Dr. Jim Kellner, a pediatric immunology specialist in Calgary and member of the national COVID-19 immunity task force, said the Alberta government should act fast if it wants to reap the potential advantages of delaying doses.

With a relative scarcity of COVID-19 vaccines available, postponing second doses could help grow the number of vulnerable people protected by a first dose, he said.

"Putting [the decision] off some number of weeks, a few months, isn't going to provide the benefit that we're looking for now, which is to provide as many doses as possible to those at highest risk," he said.

He said current evidence shows a six-week pause between shots for COVID-19 is fine. Predictions about the effect of delays any longer than that are based on knowledge of how other vaccines work, he said.

Vaccine manufacturers can't recommend off-label use, because they don't have clinical trial data to support it, he said.

It's important for people to ultimately receive that second dose, he said, as boosters for other vaccines have been shown to improve longer-term protection against disease and better prevent asymptomatic spread.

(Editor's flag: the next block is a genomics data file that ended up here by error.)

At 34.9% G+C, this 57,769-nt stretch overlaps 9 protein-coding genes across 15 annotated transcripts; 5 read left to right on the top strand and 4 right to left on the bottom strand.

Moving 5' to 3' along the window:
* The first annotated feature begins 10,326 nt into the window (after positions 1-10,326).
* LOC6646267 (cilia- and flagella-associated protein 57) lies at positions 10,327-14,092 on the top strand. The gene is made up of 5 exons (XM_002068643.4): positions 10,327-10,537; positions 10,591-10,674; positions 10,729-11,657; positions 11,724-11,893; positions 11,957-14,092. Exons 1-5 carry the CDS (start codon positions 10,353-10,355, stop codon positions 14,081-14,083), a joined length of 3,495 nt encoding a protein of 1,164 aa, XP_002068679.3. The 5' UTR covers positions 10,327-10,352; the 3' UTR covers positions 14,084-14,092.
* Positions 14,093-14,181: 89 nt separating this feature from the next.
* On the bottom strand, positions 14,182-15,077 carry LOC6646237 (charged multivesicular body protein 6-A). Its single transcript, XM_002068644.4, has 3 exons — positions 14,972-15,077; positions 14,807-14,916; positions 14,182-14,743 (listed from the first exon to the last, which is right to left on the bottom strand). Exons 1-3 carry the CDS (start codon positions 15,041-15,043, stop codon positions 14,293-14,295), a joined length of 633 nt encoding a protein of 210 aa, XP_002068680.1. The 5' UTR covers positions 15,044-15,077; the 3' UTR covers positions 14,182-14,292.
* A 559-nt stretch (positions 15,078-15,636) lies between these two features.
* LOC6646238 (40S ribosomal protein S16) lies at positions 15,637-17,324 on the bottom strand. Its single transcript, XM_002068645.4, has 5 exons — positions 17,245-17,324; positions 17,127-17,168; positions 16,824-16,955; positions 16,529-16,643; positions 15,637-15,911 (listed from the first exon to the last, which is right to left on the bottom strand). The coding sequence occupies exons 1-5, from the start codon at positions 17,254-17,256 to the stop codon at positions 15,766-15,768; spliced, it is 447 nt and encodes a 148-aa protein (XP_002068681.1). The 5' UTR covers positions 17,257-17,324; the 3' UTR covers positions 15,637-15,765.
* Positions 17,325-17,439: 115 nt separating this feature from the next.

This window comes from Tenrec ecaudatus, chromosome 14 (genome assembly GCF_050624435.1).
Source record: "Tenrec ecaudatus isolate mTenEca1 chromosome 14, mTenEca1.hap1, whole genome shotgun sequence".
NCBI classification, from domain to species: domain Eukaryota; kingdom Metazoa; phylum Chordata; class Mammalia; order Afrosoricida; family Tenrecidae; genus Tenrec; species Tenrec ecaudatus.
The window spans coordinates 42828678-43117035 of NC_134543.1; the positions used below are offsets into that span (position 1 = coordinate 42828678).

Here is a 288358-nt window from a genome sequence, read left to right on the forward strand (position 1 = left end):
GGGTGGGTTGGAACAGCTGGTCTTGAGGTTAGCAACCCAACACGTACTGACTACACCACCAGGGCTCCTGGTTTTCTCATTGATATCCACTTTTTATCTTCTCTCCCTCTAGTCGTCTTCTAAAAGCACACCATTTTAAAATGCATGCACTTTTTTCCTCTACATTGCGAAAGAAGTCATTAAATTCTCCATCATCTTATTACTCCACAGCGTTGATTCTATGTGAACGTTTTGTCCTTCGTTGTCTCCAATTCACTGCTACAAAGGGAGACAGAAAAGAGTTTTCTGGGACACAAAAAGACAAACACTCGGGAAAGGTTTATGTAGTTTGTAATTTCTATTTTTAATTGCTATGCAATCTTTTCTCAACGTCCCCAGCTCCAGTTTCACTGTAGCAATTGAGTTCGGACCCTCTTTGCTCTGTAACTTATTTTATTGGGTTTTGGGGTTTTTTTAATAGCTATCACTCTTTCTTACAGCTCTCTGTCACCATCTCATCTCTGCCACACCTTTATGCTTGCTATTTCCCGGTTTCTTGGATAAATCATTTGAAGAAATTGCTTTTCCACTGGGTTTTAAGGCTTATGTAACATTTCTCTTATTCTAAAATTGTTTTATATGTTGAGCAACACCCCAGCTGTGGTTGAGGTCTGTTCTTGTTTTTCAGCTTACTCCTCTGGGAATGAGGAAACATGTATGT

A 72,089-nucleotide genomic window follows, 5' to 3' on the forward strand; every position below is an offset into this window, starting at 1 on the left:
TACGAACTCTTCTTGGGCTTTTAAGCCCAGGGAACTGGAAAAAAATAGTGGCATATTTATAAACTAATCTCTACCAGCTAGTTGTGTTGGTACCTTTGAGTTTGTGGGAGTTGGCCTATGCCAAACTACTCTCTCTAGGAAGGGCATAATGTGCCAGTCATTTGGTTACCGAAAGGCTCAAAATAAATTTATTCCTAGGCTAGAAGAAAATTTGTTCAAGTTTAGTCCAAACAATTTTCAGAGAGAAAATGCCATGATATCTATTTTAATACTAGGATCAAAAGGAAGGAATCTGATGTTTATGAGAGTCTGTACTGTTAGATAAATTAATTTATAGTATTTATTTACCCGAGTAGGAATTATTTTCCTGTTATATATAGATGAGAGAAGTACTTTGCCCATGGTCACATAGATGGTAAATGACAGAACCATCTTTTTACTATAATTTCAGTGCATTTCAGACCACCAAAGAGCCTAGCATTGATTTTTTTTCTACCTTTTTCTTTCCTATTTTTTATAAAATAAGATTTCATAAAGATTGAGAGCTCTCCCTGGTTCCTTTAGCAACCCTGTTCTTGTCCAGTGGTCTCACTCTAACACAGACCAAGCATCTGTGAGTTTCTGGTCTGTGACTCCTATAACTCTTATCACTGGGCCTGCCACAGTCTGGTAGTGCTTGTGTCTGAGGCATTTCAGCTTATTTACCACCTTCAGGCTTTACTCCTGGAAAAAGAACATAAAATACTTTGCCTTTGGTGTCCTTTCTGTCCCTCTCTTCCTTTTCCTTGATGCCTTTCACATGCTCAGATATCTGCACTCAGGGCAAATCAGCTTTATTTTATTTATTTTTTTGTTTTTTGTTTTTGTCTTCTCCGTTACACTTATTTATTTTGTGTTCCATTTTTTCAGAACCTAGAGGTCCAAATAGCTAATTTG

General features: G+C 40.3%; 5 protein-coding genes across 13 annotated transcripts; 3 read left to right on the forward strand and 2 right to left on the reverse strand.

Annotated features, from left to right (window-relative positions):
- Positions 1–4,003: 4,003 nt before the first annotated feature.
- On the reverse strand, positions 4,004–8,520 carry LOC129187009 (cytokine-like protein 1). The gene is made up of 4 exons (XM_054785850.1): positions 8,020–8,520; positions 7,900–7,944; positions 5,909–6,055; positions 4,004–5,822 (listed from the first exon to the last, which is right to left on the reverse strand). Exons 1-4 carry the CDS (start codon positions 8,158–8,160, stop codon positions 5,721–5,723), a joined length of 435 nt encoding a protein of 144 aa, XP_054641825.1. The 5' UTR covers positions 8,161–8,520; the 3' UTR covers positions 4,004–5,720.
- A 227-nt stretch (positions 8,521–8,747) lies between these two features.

Alberta could also shorten its recommended dose gap when vaccine supplies improve, he said.

Dr. Lynora Saxinger sits in front of a desk, as she is interviewed.
University of Alberta infectious diseases expert Dr. Lynora Saxinger said she would have been comfortable waiting longer for a second dose of her COVID-19 vaccine, knowing the first dose offers good protection within a couple of weeks. (CBC)

Edmonton infectious diseases expert Dr. Lynora Saxinger, co-chair of the COVID-19 scientific advisory group to Alberta Health Services, says the decision is a gamble on how long that first shot offers adequate immunity.

Even with vaccines less effective than the ones Alberta has received, some modelling has shown that waiting longer between doses to inoculate more people would save more lives, she said.

"I think people have concerns that they're not adequately protected after one dose, and I can see how that would create some anxiety," she said. "But the actual literature really suggests that that excellent protection against hospitalization, death, severe disease, really does start quite early after the first dose."

If vaccine supplies slow down, it would be reasonable to look at a three- or four-month delay between shots, she said.

"You want a strategy where you're vaccinating the highest-risk people with at least their first dose as quickly as possible."

More important is a health system being agile enough to change the timing of vaccine doses, should new evidence emerge, she said.

As of Monday, 88,539 Albertans had received two doses of a COVID-19 vaccine, according to Alberta Health. Nearly 68,000 Albertans have received a single dose.


Janet French

Provincial affairs reporter

Janet French covers the Alberta Legislature for CBC Edmonton. She previously spent 15 years working at newspapers, including the Edmonton Journal and Saskatoon StarPhoenix. You can reach her at janet.french@cbc.ca.

With files from Canadian Press